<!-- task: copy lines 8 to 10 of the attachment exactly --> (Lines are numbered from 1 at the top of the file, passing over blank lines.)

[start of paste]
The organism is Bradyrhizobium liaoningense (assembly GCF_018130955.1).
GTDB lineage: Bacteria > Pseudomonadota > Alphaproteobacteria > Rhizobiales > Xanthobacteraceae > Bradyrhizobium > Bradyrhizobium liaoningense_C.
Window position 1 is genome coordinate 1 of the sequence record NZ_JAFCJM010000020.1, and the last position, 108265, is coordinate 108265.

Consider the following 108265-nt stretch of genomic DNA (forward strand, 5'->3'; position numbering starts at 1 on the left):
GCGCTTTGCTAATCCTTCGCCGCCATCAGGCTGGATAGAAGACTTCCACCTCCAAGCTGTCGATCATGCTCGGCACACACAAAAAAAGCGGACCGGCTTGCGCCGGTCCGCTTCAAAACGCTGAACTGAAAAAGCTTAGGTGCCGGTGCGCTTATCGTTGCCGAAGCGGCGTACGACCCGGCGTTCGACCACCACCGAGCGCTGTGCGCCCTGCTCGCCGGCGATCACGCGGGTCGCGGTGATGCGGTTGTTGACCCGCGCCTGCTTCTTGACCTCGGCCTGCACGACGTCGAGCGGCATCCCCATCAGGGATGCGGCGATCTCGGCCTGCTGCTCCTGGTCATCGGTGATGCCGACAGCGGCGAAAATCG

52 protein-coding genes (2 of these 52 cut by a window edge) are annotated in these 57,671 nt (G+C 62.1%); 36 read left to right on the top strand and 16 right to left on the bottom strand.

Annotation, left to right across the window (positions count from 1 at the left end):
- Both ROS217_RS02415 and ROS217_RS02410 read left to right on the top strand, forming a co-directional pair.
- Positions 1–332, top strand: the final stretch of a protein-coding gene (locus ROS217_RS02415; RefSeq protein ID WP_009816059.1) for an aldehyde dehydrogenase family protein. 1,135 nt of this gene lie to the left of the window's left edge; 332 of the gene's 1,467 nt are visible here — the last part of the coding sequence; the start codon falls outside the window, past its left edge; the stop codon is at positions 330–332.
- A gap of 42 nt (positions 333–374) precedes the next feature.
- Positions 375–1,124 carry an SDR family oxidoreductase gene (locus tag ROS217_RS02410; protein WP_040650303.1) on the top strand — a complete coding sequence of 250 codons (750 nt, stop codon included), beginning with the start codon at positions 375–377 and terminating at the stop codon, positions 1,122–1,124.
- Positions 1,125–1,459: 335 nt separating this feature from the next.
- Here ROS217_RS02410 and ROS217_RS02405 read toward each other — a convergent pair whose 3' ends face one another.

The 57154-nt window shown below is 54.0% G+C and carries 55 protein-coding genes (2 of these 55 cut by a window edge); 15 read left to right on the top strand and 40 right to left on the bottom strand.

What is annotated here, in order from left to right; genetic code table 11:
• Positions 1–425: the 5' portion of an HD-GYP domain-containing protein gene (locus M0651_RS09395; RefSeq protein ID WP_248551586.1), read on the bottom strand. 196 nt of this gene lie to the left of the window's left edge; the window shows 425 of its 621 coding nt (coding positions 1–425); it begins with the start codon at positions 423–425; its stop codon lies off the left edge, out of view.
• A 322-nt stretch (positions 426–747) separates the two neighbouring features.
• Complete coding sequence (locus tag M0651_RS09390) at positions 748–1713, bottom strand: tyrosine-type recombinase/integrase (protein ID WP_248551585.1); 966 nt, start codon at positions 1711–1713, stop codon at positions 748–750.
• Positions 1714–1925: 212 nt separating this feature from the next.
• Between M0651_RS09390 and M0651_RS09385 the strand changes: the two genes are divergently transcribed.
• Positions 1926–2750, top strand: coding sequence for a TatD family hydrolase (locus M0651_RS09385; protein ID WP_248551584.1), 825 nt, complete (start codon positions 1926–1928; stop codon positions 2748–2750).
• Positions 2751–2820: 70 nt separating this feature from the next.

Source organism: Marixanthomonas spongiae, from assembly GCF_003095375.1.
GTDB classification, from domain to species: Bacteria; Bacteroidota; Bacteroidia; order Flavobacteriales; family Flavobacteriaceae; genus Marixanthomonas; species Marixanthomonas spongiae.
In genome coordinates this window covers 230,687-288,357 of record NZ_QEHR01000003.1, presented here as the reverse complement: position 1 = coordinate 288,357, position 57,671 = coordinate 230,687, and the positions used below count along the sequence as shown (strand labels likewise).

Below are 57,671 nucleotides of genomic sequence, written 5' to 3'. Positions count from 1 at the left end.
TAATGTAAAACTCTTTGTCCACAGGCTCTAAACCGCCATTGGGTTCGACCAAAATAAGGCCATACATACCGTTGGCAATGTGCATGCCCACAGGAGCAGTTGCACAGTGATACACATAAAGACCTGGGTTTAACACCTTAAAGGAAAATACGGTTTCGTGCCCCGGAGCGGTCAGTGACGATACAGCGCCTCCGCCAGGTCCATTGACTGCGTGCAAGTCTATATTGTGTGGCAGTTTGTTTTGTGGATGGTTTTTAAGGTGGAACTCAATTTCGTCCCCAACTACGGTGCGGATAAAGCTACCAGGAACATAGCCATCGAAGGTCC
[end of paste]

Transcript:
- Both ROS217_RS02415 and ROS217_RS02410 read left to right on the top strand, forming a co-directional pair.
- Positions 1–332, top strand: the final stretch of a protein-coding gene (locus ROS217_RS02415; RefSeq protein ID WP_009816059.1) for an aldehyde dehydrogenase family protein. 1,135 nt of this gene lie to the left of the window's left edge; 332 of the gene's 1,467 nt are visible here — the last part of the coding sequence; the start codon falls outside the window, past its left edge; the stop codon is at positions 330–332.
- A gap of 42 nt (positions 333–374) precedes the next feature.